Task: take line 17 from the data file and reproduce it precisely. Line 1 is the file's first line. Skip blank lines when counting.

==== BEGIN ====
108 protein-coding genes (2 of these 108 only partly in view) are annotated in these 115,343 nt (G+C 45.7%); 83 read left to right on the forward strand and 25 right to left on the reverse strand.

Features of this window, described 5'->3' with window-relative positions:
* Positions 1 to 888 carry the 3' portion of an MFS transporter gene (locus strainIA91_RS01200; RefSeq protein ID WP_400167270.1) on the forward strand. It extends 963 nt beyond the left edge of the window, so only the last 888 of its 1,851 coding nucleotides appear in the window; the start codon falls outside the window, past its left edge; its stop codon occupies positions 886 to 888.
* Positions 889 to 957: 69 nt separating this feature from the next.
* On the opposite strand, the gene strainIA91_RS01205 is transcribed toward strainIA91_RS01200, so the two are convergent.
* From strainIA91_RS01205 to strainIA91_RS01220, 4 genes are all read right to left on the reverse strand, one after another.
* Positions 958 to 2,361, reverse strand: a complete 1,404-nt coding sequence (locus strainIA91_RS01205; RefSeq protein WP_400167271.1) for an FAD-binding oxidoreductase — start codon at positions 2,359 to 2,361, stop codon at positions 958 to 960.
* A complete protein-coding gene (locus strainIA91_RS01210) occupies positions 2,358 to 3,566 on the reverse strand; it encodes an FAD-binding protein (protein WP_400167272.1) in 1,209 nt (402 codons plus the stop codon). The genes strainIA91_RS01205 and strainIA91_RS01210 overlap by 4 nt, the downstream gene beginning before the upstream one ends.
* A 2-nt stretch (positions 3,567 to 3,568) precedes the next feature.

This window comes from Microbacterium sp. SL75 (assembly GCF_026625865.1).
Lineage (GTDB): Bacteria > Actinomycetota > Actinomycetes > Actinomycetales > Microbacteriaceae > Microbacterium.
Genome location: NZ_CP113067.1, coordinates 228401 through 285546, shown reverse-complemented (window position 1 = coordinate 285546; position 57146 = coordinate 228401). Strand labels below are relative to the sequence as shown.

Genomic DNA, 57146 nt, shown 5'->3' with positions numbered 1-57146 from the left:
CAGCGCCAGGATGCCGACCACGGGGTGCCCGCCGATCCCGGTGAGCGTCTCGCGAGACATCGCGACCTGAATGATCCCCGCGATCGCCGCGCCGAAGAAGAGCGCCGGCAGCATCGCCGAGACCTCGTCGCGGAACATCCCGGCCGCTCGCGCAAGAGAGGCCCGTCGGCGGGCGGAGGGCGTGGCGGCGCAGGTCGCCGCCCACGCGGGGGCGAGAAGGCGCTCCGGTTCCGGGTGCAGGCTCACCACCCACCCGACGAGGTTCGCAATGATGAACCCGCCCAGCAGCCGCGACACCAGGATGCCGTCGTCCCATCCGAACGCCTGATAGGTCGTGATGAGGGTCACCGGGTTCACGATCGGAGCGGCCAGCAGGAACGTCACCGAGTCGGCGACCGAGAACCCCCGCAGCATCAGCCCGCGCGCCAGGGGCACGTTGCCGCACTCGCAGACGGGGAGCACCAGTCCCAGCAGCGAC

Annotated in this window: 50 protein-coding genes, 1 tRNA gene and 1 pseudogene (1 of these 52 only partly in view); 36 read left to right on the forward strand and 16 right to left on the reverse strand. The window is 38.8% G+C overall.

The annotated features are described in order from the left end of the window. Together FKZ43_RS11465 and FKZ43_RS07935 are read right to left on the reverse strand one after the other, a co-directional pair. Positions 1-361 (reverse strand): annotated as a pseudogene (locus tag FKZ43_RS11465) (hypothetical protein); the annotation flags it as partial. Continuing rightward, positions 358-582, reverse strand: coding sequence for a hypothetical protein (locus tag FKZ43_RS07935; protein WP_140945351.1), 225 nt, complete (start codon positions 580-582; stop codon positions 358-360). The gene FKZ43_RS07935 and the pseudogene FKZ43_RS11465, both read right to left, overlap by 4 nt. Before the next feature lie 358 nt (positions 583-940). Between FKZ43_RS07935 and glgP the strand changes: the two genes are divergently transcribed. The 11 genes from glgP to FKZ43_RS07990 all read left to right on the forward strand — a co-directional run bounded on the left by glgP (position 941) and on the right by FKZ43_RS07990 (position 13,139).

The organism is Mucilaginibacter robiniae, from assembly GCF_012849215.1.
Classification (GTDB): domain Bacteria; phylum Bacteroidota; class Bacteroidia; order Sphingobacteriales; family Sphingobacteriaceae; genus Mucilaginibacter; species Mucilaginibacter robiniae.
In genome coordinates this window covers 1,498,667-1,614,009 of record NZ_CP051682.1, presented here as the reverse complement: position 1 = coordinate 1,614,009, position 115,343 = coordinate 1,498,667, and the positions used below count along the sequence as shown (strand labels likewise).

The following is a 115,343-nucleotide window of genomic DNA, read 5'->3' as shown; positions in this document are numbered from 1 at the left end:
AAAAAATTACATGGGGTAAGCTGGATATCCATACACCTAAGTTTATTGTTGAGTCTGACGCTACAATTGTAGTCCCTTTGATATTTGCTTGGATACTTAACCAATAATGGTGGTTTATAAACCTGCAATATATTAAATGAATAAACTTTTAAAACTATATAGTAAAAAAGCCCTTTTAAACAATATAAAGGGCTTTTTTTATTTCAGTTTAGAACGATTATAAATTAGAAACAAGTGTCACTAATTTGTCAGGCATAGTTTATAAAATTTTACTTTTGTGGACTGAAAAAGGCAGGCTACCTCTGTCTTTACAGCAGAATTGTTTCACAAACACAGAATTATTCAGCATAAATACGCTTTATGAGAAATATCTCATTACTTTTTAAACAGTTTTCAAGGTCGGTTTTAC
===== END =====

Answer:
The organism is Mucilaginibacter robiniae, from assembly GCF_012849215.1.